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5 Flowchart Challenges You’ll Want Your Team to Know About

5 Flowchart Challenges You’ll Want Your Team to Know About- image - 1

Where do flowcharts fit in Daily Process Management?

As an experienced Improvement Practitioner, you’ll already know that the strength of flowcharts lies in the ‘Standardise’ phase of the perpetual cycle of Standardise, Maintain, and Improve (SMI).

When a process is fully defined, it can be operated consistently, every time.  Flowcharts will give your team a coherent and shared view of the process steps, who’s responsible and the interactions between them, thus enabling you to achieve optimal performance.

Helping your team to establish and understand the flow of work, and therefore the context in which work is delivered, is key to their performance.  Sounds simple, but do you know what’s getting in the way of your flowcharts being as effective as possible?

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Helping your team overcome typical flowchart challenges

When it’s done well, facilitating the people in your team and wider organisation to effectively and clearly define the current state of their processes will provide a foundation for your improvement efforts.  Experience also tells us that the flowchart is an essential tool to help sustain the gains you’ve made as part of an initiative, an invaluable part of your daily process management activities.

So, what are the 5 key flowchart challenges that your team faces when aiming for maximum value from this top improvement tool?


1. They are written by people outside of the process

Flowcharts written without involving the people who do the work are often not a true representation of how the work works, and may fail to take into account nuances of different locations.  They should document the best-known way, and it is experienced process operators who have this valuable insight to add when creating flowcharts.


2. They document the how but not the why

Repeating processes without questioning their purpose can result in siloed working.  When creating flowcharts, keep in mind the question: “what are we trying to accomplish?” and ensure the purpose is clearly stated at the top of the flowchart.  Empower your team – your process operators, by explaining the purpose behind the activities they carry out and the value they add for their customers.


3. They are too complicated

Overuse of technical or corporate language combined with long, complicated sentences, leads to cumbersome flowcharts that are difficult to follow.  Utilise simple verb-noun methodology to focus on the deliverables, and maximise the benefits of visual signposts; use photos, diagrams, links to Standard Operating Procedures, even videos to demonstrate the ‘how’.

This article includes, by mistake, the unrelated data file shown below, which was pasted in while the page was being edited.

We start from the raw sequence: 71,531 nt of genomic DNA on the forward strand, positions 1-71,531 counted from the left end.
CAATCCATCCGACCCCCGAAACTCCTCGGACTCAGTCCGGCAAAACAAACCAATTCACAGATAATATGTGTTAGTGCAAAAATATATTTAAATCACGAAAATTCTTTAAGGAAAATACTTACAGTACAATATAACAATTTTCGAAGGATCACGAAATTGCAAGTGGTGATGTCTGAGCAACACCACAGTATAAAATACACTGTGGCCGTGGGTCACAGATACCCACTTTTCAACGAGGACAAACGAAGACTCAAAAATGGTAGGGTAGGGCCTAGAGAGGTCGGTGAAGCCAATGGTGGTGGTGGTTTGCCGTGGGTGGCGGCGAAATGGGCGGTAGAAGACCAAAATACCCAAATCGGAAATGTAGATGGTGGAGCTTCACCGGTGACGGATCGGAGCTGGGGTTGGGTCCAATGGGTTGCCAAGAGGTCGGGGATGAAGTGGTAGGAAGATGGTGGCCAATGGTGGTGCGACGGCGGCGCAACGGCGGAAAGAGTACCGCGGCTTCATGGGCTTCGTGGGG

4. They are outdated

As an organisation that practices Daily Process Management, you’ll identify regular opportunities to improve processes. Failing to keep flowcharts current can generate inconsistent output causing variation in quality, speed, and cost.  Process confirmation will help you to incorporate changes.  Remember to maintain a record of the reason for the change.


5. They are not communicated

Well-written flowcharts have little value for a team if they’re not aware of them, or adequately trained in using them.  Clearly state version numbers and review dates on published updates, and ensure they can be accessed easily at the point of need – including when looking for improvement opportunities.  Hyperlinks in the flow of work can be a great way to maintain access.

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The influence of effective flowcharts in a culture of Continuous Improvement

As an active practitioner you’re aware of process mapping and its benefits.  However, what sometimes gets lost, and is a big part of putting Continuous Improvement at the heart of your culture, is enabling everyone, at every level of a business, to understand the process they work in, and where it fits in the overall business system.  It means that your team can operate, measure and improve their process in real-time.  Doing the everyday work and improving it is seen as everyone’s job… it’s natural.

This means that flowcharting is a simple and effective way to get everyone involved in the improvement and the tools for Daily Process Management, if you:

Follow these top tips for effective flowcharts:

  • Ensure all operators are involved – they may have different perspectives on the process
  • Clearly define the start and end of the process to avoid changes in scope
  • Test it! Walk the process to verify the flowchart and clarify any uncertainties
  • Look for measurement opportunities. If you can measure it, you can improve it!
  • Create and maintain a master list of flowcharts including title, current version number and review dates


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